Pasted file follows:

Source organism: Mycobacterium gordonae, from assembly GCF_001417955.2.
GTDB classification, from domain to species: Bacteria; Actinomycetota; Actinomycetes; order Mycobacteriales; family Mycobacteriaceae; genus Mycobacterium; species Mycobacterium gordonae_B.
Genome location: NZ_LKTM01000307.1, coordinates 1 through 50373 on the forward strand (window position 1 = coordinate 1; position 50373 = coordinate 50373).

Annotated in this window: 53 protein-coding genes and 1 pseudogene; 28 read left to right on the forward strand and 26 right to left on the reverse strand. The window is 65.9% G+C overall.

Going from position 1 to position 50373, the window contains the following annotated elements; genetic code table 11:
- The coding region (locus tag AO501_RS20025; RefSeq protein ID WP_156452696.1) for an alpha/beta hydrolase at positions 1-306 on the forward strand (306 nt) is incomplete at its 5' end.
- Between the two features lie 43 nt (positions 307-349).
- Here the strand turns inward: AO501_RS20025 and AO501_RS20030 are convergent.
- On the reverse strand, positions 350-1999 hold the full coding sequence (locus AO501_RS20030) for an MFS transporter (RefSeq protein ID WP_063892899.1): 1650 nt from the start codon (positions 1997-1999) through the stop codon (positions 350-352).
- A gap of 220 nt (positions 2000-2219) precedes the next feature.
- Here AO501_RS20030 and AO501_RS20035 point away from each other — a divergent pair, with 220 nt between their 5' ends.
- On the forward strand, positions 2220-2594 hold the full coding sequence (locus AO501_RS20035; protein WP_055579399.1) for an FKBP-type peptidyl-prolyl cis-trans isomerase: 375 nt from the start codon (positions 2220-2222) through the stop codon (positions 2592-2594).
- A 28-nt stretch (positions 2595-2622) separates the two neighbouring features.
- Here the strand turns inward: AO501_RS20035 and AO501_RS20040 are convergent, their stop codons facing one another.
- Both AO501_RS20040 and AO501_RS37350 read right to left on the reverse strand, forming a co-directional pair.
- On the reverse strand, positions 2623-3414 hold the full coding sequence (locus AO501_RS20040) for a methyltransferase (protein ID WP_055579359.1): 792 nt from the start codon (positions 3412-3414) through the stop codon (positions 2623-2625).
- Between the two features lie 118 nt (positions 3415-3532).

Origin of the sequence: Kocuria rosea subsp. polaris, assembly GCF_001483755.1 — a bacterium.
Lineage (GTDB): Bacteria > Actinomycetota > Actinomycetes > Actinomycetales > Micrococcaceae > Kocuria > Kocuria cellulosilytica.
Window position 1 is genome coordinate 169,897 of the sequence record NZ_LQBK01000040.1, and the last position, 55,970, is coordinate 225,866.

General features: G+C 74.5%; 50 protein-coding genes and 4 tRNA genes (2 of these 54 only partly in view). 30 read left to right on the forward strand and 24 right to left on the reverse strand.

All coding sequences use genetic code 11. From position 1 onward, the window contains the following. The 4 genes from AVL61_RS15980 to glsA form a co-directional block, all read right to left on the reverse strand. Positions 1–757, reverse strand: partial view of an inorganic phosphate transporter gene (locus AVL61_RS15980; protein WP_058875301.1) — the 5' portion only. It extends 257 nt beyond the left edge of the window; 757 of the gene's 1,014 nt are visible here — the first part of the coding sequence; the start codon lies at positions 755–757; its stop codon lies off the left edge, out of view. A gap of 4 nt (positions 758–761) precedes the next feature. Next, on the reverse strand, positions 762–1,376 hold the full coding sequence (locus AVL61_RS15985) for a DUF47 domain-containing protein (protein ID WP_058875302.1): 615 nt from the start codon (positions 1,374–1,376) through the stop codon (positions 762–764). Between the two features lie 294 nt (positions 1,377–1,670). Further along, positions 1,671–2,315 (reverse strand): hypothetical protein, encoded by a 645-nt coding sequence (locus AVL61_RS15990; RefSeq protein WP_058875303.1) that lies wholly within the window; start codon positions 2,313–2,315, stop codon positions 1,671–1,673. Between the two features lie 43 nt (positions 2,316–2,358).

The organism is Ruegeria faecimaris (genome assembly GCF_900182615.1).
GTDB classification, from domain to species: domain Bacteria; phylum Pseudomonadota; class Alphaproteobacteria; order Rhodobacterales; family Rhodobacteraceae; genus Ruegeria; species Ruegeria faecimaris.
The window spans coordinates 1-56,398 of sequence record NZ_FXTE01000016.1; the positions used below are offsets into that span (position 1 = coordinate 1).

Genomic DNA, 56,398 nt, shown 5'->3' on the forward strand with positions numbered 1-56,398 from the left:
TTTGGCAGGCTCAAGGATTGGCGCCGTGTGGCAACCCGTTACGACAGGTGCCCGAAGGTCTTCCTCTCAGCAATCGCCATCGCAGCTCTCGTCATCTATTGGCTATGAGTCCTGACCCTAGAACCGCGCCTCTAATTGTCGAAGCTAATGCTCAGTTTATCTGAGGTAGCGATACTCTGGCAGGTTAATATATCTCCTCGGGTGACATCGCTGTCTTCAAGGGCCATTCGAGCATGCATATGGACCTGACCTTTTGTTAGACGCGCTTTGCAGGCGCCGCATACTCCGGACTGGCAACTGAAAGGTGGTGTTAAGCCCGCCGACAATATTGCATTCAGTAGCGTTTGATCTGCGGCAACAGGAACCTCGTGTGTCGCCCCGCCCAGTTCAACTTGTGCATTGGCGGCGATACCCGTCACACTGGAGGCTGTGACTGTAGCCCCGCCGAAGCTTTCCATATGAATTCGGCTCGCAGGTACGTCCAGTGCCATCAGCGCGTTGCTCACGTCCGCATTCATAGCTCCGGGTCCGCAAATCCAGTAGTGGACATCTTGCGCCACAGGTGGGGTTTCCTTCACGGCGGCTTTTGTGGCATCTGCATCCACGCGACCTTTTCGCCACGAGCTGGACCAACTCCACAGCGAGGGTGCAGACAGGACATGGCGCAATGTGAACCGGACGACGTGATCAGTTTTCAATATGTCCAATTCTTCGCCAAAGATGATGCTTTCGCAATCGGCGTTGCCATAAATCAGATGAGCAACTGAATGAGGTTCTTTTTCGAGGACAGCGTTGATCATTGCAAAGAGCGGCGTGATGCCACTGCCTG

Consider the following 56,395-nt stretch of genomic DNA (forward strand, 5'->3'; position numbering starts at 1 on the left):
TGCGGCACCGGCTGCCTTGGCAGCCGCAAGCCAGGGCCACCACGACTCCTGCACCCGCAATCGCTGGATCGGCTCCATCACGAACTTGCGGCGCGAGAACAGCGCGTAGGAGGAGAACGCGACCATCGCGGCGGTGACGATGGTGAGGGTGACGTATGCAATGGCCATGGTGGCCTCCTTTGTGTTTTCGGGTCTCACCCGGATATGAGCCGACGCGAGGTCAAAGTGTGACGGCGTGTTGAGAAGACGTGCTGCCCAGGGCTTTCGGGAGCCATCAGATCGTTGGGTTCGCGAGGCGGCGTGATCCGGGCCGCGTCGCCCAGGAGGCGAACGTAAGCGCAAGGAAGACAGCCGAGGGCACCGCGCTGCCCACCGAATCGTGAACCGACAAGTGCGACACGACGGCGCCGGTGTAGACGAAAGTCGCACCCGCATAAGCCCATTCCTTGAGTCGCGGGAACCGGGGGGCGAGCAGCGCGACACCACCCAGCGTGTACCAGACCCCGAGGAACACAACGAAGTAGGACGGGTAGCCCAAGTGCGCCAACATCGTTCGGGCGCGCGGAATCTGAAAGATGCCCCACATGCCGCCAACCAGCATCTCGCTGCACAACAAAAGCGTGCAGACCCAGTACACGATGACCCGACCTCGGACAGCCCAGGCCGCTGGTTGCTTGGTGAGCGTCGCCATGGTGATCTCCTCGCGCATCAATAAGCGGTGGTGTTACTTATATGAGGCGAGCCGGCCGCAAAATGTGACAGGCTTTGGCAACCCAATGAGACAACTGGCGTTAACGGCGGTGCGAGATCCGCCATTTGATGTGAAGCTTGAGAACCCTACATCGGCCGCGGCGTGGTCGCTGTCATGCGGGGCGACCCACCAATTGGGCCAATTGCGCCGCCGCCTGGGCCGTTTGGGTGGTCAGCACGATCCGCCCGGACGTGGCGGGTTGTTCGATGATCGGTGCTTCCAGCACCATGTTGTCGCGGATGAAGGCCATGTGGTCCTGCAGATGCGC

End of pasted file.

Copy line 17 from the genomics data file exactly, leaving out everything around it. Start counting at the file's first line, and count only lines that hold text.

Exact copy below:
- Between the two features lie 118 nt (positions 3415-3532).